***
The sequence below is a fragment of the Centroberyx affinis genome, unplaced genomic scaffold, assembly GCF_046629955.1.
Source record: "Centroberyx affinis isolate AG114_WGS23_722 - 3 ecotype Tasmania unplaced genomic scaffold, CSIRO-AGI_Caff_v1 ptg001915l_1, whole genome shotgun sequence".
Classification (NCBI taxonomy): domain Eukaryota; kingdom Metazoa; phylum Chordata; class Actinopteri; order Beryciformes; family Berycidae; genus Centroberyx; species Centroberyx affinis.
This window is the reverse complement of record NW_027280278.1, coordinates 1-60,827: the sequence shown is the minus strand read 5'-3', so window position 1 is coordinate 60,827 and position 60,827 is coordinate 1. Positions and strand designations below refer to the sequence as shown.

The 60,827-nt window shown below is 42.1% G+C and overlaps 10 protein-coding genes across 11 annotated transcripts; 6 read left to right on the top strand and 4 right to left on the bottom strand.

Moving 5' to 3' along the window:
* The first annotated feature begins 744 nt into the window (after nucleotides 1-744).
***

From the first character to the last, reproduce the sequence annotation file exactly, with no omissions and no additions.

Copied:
The sequence below is a fragment of the Centroberyx affinis genome, unplaced genomic scaffold, assembly GCF_046629955.1.
Source record: "Centroberyx affinis isolate AG114_WGS23_722 - 3 ecotype Tasmania unplaced genomic scaffold, CSIRO-AGI_Caff_v1 ptg001915l_1, whole genome shotgun sequence".
Classification (NCBI taxonomy): domain Eukaryota; kingdom Metazoa; phylum Chordata; class Actinopteri; order Beryciformes; family Berycidae; genus Centroberyx; species Centroberyx affinis.
This window is the reverse complement of record NW_027280278.1, coordinates 1-60,827: the sequence shown is the minus strand read 5'-3', so window position 1 is coordinate 60,827 and position 60,827 is coordinate 1. Positions and strand designations below refer to the sequence as shown.

The 60,827-nt window shown below is 42.1% G+C and overlaps 10 protein-coding genes across 11 annotated transcripts; 6 read left to right on the top strand and 4 right to left on the bottom strand.

Moving 5' to 3' along the window:
* The first annotated feature begins 744 nt into the window (after nucleotides 1-744).